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Sixteen years later, ‘Aqua Teen Hunger Force’ creators open up about 2007′s Mooninite panic

At the Boston Comedy Festival, they’ll screen a never-before-seen episode about the marketing fiasco that fueled a bizarre bomb scare in the city — and cemented itself in regional history.

Massachusetts State Police Bomb Squad officer removes a device from a support column of the Monsignor McGrath Highway in Somerville on January 31, 2007. It was one of several displays, meant to advertise a movie, that triggered panic and a large police response around Boston.CJ Gunther/EPA

On Jan. 31, 2007, life in Boston came to a halt after someone spotted a sinister-looking device beneath a highway overpass near Sullivan Square.

The mysterious object, with its glowing lights and unfamiliar logo, triggered a terrorism scare that lasted all day. A crush of emergency vehicles and bomb squad units descended on the city. The Orange Line and part of I-93 were shuttered. Helicopters hovered overhead and news stations aired nonstop coverage as officials found similar devices in other neighborhoods.

But the electronic squares that depicted an alien character called a Mooninite giving the middle finger weren’t bombs at all — they were harmless, illuminated promotional signs for a new film from the creators of “Aqua Teen Hunger Force,” a popular show on Cartoon Network’s Adult Swim.


Some remember it as an era-defining overreaction from politicians and police that showed how paranoid America became after the Sept. 11, 2001, attacks. Others regard it as a reckless stunt worthy of condemnation for the disruption it caused.

For years, the brains behind the show kept their thoughts about the notorious marketing fiasco to themselves.

Until now.

For the first time, the duo is opening up about the Mooninite Panic of 2007 at Saturday’s Boston Comedy Festival, where they will screen a never-before-seen episode of the show that satirizes what transpired. They also hope to make their feelings about everything clear — or as clear as the surrealist comedians ever get.

Dave Willis and Matt Maiellaro, creators of "Aqua Teen Hunger Force.”M. Von Holden/WireImage for Turner

But first, they said in a Zoom video interview with the Globe, they want to stress that they personally had nothing to do with the ill-fated plan to stash the light-boards across Boston, in an act of guerrilla marketing.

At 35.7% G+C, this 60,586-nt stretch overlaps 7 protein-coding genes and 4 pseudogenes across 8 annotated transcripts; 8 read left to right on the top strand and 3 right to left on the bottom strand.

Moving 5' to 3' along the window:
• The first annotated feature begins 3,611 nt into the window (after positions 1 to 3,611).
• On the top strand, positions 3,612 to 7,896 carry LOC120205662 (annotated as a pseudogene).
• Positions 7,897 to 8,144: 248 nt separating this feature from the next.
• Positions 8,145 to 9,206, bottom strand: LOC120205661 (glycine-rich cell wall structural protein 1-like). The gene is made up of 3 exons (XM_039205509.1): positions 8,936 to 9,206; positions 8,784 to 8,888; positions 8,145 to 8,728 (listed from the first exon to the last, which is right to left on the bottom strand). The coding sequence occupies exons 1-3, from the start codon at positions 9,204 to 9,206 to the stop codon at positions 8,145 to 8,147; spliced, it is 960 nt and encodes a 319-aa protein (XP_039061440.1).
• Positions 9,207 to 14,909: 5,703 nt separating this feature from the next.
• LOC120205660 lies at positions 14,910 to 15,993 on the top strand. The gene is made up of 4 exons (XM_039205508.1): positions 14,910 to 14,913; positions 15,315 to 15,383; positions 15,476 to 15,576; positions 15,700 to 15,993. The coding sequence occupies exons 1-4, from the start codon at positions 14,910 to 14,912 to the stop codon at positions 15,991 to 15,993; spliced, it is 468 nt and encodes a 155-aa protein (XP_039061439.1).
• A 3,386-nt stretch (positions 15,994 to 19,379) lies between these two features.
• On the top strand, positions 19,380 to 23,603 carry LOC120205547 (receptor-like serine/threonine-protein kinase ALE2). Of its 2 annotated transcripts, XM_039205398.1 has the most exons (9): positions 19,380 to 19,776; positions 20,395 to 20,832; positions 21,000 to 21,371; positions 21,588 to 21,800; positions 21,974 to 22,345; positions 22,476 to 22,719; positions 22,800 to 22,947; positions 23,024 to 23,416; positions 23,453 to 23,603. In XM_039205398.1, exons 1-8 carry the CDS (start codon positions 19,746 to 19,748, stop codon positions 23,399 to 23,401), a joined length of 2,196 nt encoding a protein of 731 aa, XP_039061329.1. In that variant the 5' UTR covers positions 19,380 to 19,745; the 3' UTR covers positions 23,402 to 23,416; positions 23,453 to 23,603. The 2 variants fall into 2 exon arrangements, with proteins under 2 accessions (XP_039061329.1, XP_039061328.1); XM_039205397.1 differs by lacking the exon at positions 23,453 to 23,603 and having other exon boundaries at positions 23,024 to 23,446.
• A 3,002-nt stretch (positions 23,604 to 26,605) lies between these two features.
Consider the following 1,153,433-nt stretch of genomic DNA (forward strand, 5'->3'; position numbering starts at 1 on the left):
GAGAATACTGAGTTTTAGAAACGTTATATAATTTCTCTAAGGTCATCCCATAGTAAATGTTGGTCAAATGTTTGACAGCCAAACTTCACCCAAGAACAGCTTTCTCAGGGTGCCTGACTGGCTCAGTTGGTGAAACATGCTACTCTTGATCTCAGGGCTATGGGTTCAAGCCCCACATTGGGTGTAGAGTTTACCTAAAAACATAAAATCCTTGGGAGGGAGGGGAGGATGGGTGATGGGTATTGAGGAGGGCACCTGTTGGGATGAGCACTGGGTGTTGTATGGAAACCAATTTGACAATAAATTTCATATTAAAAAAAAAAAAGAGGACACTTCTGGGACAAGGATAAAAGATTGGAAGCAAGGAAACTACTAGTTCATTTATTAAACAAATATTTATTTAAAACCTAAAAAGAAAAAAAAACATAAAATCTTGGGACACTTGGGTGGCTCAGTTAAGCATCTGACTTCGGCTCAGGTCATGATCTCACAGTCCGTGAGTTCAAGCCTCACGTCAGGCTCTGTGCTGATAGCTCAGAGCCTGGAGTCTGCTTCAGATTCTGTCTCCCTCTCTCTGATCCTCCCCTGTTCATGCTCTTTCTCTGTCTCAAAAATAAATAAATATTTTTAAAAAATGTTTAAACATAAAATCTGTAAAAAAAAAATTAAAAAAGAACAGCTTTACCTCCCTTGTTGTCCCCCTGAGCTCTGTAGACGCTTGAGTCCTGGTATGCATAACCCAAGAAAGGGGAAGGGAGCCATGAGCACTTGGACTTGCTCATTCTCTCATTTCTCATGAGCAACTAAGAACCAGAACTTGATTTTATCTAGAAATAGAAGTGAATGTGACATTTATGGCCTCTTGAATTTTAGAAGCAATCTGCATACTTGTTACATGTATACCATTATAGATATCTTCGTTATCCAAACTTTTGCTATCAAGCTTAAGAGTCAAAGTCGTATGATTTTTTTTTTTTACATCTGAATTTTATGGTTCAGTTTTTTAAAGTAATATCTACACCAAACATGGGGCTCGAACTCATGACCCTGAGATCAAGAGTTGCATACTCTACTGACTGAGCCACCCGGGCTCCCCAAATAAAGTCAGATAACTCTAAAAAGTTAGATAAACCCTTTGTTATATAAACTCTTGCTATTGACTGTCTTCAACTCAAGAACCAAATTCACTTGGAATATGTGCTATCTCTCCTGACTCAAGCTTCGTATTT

“We didn’t know anything about it until it was on the news that they were shutting Boston down,” said co-creator Matt Maiellaro. “We had no warning.”


Turner Broadcasting System, then-owner of Cartoon Network’s Adult Swim, took responsibility for the stunt. The media conglomerate hired marketing company Interference Inc. to promote the show’s upcoming movie. That firm tapped two Boston artists to secretly install the electronic devices — modeled after Lite-Brite boards — around Boston, one of a dozen cities where they appeared.

The first Mooninite sighting led to a high-level police response and a panicked search for more devices, which became national news.

“We came in that morning and were like, ‘This is great news for our movie!’” said Dave Willis, co-creator and voice of Meatwad — a talking ball of burger meat — and other characters from the show.

“We were going to go on the air and go like, ‘Boston, you are down on your knees. Cleveland, you’re next!’” he added, using the voice of the Mooninite. “And our boss is like, ‘There is no way we’re ever going to let you do this.’”

Instead, Turner and the marketing firm apologized and paid the city $2 million in compensation. Cartoon Network’s general manager resigned. Willis and Maiellaro were told to keep their mouths shut. They complied, Willis said, to avoid getting anyone “into any further trouble.”

Then-Attorney General Martha Coakley held two photos of Mooninite devices and their placement on overpasses during a press conference at Boston Police Headquarters on Jan. 31, 2007.Lee, Matthew J. Globe Staff Phot/The Boston Globe

But the backlash continued, with the show getting accused of perpetrating a “bomb hoax” meant to trigger panic — a notion Willis said was ludicrous.

“I don’t think it occurred to anyone in that entire marketing team that this could possibly be interpreted as an explosive device,” he said. “The fact that it was interpreted as one seemed kind of stupid to me, to be honest. And the fact that we ended up paying $2 million was maddening. It really cost $2 million of police overtime to find these 12 signs and tear them down? What a joke.”